“The great American tradition of an inaugural ceremony has occurred in times of peace, in times of turmoil, in times of prosperity, and in times of adversity,” Blunt and Klobuchar wrote in a joint statement released on the day after the Jan. 6 assault on the U.S. Capitol. “We will be swearing in President-elect Biden and Vice President-elect Harris on the West Front of the U.S. Capitol on January 20, 2021.”

Father Leo J. O’Donovan III 

Father Leo J. O’Donovan III, introduced by Blunt, will deliver the invocation.

O’Donovan, a Jesuit priest and the former president of his alma mater, Georgetown University, until 2001, is a longtime family friend of the Bidens. 

In 2015, O’Donovan led the funeral mass for the president-elect’s son Beau, who died of brain cancer at age 46.

Three years later, Biden would write the foreward to O’Donovan’s book “Blessed Are the Refugees: Beatitudes of Immigrant Children.”

The Queens, N.Y., native received a Fulbright Scholarship before entering the Society of Jesus in 1957. 

O’Donovan — who wrote a letter opposing the Trump administration’s immigration policies in 2016 — is the director of mission for Jesuit Refugee Service USA and has returned to teaching as a visiting professor.

O’Donovan also previously served on The Walt Disney Company’s Board of Directors at the direction of former Disney CEO Michael Eisner. Eisner’s son attended Georgetown.

Andrea Hall

Andrea Hall, a Georgia fire captain, will lead the nation in reciting the Pledge of Allegiance.

The 47-year-old is from the city of South Fulton and the first Black female firefighter to serve as captain of South Fulton’s Fire Rescue Department.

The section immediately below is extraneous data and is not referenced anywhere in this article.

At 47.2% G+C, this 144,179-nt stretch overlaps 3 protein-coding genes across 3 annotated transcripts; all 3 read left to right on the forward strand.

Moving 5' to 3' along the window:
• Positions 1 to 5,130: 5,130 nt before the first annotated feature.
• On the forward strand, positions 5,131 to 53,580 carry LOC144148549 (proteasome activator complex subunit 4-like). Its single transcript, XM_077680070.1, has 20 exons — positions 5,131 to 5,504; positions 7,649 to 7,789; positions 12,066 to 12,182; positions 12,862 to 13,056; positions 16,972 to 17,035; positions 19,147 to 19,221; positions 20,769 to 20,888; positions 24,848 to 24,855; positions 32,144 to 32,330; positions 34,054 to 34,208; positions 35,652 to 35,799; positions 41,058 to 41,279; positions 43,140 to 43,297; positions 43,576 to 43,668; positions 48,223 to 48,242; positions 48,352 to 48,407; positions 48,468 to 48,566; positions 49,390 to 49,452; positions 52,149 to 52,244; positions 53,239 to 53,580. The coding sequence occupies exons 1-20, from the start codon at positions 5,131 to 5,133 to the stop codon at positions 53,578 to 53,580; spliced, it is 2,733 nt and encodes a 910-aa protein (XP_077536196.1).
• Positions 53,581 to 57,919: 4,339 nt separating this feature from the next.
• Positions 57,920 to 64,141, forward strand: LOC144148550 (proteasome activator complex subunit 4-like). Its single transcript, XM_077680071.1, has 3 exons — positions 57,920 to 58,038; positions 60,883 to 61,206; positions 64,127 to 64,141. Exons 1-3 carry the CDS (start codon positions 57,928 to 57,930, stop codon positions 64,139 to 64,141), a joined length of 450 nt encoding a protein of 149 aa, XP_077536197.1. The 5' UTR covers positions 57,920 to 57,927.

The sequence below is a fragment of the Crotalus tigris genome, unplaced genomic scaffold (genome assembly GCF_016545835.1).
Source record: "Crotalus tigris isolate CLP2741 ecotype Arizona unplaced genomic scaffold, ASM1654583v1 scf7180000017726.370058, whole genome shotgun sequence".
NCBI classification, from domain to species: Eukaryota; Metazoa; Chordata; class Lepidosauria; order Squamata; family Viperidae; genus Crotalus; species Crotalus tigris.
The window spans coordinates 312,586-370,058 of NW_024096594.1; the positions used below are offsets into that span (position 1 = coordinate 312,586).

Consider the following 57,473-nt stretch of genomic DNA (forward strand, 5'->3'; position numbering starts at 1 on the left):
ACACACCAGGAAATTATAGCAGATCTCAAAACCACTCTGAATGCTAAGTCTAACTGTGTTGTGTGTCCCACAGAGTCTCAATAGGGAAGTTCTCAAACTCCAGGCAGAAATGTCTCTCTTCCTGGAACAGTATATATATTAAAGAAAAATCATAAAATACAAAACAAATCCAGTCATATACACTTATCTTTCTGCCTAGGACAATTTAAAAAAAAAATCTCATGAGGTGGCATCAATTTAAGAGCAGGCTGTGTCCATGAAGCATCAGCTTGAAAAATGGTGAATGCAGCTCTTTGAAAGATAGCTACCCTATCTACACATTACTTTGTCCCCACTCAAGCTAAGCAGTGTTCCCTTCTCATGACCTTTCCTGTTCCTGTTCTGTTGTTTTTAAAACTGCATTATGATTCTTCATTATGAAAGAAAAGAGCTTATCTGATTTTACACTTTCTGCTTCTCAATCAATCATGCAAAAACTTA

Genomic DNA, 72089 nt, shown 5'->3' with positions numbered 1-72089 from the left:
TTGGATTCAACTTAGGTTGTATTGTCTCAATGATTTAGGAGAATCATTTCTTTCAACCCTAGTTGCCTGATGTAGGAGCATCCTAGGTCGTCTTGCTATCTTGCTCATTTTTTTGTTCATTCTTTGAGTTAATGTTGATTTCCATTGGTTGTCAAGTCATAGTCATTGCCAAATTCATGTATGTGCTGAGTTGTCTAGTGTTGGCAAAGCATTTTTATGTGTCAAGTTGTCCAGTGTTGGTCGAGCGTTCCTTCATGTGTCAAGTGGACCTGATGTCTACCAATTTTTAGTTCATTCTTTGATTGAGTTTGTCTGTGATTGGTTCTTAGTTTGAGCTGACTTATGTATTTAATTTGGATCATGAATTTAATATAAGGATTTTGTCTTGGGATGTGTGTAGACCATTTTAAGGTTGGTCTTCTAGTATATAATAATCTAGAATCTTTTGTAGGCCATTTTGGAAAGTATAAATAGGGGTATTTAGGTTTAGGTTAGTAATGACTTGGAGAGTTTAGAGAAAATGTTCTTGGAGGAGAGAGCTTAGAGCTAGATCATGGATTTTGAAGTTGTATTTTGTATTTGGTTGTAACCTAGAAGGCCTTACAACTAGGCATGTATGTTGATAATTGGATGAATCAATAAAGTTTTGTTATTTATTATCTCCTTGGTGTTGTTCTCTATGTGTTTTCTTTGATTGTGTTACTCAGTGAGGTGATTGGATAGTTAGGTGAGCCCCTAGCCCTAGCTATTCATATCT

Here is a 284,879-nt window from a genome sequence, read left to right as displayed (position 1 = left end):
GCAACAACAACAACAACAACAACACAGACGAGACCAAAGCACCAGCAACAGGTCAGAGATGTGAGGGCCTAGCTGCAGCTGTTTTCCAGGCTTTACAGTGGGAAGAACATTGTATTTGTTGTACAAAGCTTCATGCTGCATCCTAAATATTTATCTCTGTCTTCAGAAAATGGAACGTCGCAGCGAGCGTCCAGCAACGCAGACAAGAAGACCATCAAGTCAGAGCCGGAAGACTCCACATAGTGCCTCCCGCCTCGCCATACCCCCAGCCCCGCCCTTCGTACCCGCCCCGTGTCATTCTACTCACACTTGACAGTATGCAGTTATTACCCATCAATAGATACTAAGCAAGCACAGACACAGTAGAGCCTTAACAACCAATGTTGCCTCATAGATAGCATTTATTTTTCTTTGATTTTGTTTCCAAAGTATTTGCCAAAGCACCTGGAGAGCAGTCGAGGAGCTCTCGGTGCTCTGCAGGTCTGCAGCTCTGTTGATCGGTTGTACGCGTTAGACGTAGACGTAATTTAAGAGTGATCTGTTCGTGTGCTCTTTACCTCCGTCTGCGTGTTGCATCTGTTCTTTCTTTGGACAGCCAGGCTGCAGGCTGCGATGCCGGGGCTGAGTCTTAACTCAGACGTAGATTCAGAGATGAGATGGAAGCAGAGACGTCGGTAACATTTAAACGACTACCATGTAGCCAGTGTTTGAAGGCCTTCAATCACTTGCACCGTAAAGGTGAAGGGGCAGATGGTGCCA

Starting her career in fire services in 1993, Hall was promoted to her current rank in 2004 by Fulton County and is the local chapter president of the International Association of Fire Fighters Local 3920.

The trailblazer said she was asked by the International Association of Fire Fighters and Biden’s inauguration committee to deliver the pledge.

“I am thrilled and humbled to represent firefighters and other frontline workers in the state of Georgia and the City of South Fulton,” Hall said in a statement.  “It is a privilege and an honor to help usher in a new chapter of leadership for our country.”

U.S. Supreme Court Justice Sonia Sotomayor participates in an annual Women's History Month reception hosted by Pelosi in the U.S. capitol building on Capitol Hill in Washington, D.C. (Photo by Allison Shelley/Getty Images)

U.S. Supreme Court Justice Sonia Sotomayor participates in an annual Women’s History Month reception hosted by Pelosi in the U.S. capitol building on Capitol Hill in Washington, D.C. (Photo by Allison Shelley/Getty Images)
(2015 Getty Images)

Associate Justice Sonia Sotomayor

Associate Justice Sonia Sotomayor will administer the vice presidential oath of office, swearing in Vice President-elect Kamala D. Harris.

Another New York City native, Sotomayor was born in the Bronx. She received her bachelor’s degree from Princeton University — awarded the Pyne Prize, the highest academic award given to undergraduate students — and attended Yale Law School to earn her Juris Doctor degree in 1979.

Sotomayor served as assistant district attorney in the New York County District Attorney’s Office until 1984 when she joined business law firm Pavia & Harcourt.